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Fossil fuel divestment a $5trn challenge: BNEF

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The global shift towards clean energy investment and out of fossil fuels would be a $5 trillion dollar challenge requiring a massive scale-up of new investment vehicles, a new report has found.

The report, released on Tuesday by Bloomberg New Energy Finance, notes that in the past two years, dozens of public and private institutions have announced plans to divest their fossil fuel holdings because of environmental concerns, ethical investment strategies, or worries that assets might become “stranded” by emission regulations.

But with oil, gas and coal companies making up one of the world’s largest liquid asset classes – with a combined stock market valuation of nearly $5 tillion – the report warns that a raft of major investor groups would need to find viable alternative destinations for their money.

US-based investment fund BlackRock, for example – the world’s largest investor in oil and gas stocks – holds $140 billion in just its top 25 holdings. And governments such as China, Russia, and India are also major strategic investors in fossil fuels.

“Large-scale divestment from the nearly $5 trillion worth of oil, gas and coal assets will be far from easy,” the report says.red-oil-barrels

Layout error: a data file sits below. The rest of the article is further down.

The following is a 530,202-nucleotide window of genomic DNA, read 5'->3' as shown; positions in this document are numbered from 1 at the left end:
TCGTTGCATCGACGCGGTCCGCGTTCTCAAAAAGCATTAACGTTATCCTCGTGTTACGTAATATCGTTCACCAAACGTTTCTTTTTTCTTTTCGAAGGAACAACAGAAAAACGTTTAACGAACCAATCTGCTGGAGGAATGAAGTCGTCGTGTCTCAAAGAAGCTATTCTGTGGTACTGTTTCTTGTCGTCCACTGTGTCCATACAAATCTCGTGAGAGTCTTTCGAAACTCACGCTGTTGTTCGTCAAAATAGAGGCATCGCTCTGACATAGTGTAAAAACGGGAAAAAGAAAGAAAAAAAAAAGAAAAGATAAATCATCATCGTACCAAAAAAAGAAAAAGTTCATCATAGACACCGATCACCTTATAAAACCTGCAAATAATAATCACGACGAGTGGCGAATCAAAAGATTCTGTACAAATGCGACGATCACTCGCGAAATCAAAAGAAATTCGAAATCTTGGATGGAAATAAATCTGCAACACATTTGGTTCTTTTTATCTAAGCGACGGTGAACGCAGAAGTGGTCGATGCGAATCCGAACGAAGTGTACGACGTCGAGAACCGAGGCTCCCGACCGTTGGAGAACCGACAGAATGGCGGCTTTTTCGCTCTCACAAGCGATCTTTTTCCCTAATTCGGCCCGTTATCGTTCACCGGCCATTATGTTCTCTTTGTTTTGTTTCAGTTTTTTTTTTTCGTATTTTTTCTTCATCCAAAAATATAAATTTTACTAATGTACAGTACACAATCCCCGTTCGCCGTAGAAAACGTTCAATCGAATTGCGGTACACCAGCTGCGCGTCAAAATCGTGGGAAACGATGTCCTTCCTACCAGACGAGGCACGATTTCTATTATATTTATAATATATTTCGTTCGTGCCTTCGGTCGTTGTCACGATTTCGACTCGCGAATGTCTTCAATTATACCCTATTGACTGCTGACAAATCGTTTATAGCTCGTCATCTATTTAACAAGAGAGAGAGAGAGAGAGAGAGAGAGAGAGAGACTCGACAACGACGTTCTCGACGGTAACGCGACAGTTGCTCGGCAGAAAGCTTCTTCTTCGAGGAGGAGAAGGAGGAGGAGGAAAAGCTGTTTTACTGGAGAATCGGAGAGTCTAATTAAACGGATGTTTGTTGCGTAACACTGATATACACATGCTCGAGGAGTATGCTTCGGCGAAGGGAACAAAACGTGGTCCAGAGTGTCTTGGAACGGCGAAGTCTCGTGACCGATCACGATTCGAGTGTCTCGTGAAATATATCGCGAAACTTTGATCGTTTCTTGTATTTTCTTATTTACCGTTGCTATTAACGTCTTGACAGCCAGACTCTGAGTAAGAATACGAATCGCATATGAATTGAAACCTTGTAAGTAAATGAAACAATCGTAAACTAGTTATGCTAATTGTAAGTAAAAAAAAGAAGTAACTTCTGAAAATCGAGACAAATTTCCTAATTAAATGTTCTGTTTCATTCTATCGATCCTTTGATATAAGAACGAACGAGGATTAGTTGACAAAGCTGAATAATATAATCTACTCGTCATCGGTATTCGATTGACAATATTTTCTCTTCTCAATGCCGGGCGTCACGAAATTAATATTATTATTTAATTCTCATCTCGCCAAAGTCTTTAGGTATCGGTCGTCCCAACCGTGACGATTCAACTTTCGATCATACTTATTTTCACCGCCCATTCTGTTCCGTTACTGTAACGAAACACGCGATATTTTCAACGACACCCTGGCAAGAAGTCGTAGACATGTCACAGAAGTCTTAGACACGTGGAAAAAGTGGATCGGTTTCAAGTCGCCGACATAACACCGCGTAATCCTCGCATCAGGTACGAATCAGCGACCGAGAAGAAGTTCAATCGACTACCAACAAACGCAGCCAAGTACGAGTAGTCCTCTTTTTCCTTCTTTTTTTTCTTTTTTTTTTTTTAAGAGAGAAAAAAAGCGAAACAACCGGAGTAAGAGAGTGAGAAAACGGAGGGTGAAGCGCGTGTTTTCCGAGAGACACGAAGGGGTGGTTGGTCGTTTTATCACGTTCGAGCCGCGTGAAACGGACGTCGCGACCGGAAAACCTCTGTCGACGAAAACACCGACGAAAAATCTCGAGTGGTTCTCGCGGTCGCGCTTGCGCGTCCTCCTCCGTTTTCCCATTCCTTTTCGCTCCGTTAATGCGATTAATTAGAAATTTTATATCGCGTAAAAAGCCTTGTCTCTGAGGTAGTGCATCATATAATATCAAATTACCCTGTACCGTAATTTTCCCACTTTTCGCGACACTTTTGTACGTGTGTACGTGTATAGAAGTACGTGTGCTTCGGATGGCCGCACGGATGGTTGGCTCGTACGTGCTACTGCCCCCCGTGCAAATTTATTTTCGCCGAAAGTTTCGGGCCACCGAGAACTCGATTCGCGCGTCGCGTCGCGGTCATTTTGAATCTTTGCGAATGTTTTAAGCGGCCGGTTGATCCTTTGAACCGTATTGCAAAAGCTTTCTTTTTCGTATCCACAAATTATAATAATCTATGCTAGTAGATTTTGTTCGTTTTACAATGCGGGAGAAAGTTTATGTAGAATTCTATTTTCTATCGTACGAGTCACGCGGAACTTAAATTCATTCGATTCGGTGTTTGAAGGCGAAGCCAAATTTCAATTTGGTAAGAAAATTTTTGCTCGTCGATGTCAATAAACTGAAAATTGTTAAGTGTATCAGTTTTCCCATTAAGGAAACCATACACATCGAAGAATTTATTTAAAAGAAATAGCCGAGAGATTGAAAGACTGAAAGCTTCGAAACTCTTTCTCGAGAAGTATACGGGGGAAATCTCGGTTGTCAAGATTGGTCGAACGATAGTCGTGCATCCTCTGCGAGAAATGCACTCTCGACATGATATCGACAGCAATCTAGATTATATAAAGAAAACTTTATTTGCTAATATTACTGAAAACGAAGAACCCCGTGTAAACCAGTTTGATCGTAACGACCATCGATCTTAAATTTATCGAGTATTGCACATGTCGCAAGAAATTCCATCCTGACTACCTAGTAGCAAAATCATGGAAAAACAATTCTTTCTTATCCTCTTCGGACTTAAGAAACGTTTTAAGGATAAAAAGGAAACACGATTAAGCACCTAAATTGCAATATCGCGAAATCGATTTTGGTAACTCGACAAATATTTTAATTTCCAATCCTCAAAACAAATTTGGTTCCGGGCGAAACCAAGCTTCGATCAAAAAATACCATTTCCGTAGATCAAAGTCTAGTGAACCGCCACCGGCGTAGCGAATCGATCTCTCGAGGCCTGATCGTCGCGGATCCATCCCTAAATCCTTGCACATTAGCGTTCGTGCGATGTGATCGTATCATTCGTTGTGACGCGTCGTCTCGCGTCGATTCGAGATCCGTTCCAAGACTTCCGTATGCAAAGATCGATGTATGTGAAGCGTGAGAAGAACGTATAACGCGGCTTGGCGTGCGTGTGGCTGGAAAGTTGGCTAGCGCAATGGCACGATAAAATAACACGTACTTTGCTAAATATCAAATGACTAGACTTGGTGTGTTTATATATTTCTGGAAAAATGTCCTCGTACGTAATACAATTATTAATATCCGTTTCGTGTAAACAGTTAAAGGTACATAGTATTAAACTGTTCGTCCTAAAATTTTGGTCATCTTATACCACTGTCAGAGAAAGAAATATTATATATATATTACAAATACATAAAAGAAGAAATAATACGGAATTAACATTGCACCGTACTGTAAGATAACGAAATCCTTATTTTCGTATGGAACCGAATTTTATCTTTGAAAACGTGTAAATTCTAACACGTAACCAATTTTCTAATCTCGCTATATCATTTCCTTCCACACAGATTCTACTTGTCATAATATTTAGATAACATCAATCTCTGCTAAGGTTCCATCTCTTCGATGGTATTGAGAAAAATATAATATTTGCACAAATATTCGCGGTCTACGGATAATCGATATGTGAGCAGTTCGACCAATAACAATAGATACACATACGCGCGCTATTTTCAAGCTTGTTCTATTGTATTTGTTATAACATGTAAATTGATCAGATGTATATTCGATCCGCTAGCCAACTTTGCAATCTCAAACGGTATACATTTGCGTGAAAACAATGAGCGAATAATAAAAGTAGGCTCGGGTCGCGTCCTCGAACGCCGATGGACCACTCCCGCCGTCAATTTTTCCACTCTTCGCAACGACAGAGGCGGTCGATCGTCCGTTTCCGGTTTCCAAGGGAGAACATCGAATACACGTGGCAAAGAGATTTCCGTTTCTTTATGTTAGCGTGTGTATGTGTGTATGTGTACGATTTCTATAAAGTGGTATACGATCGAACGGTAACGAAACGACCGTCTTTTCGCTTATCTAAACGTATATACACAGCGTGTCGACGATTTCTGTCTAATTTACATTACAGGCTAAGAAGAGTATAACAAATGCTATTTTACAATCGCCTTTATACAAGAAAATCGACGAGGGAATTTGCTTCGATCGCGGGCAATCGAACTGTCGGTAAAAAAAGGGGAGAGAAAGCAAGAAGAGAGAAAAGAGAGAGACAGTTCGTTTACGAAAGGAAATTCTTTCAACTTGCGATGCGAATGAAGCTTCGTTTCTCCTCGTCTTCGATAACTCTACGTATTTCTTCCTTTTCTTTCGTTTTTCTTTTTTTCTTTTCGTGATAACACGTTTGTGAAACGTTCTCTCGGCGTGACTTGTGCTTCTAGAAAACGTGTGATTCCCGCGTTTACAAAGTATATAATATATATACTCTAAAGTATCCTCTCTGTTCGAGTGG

Clean energy, while seemingly a logical progression from fossil fuels, did not yet approach the necessary scale as an investable asset class for institutions, said BNEF, despite its own forecasts for $5.5 trillion in clean energy investment from now to 2030.

Much of that $5.5 trillion would have risk-return and liquidity characteristics suitable for banks, developers or utilities, the report found, but not for pension funds or institutional asset managers.

As part of its research, BNEF analysed seven other stock market sectors that had many of the same investment attributes as fossil fuels firms and could plausibly accept divested capital, ranging from information technology to real estate.

Information technology – despite being a $7 trillion sector, with its biggest firm, Apple, being nearly 40 per cent larger than fossil fuel giant ExxonMobil – offered relatively low yields, the report found, either because the companies’ shares were highly rated or because they paid modest dividends.

Real estate investment trusts, meanwhile, were only $1.4 trillion in total market capitalisation, although they had dividend yields of 4 per cent plus.

“Fossil fuels are investor favourites for a reason,” said Nathaniel Bullard, author of the White Paper. “Very few other investments offer the scale, liquidity, growth and yield of these century-old businesses with economy-wide demand for their products. Given their scale and performance, oil and gas companies are attractive to institutional investors. Coal firms, smaller and recently underperforming wider markets, are less of a focus for institutions.

“The $5.5trn needed to build out clean energy through 2030 will offer many new opportunities for investors, but a major switch into that and out of fossil fuels would require a massive scale-up of new investment vehicles,” Bullard said.

Clean energy equities, as captured by the Wilderhill New Energy Global Innovation Index, or NEX, have a free float of $220 billion. Issuance of green bonds may top $40 billion this year but that would still be less than 3 per cent of the new corporate debt issued in the US.

“Yieldcos”, also increasingly popular for investors wanting to get exposure to clean energy assets, have a total market cap of less than $20 billion.  

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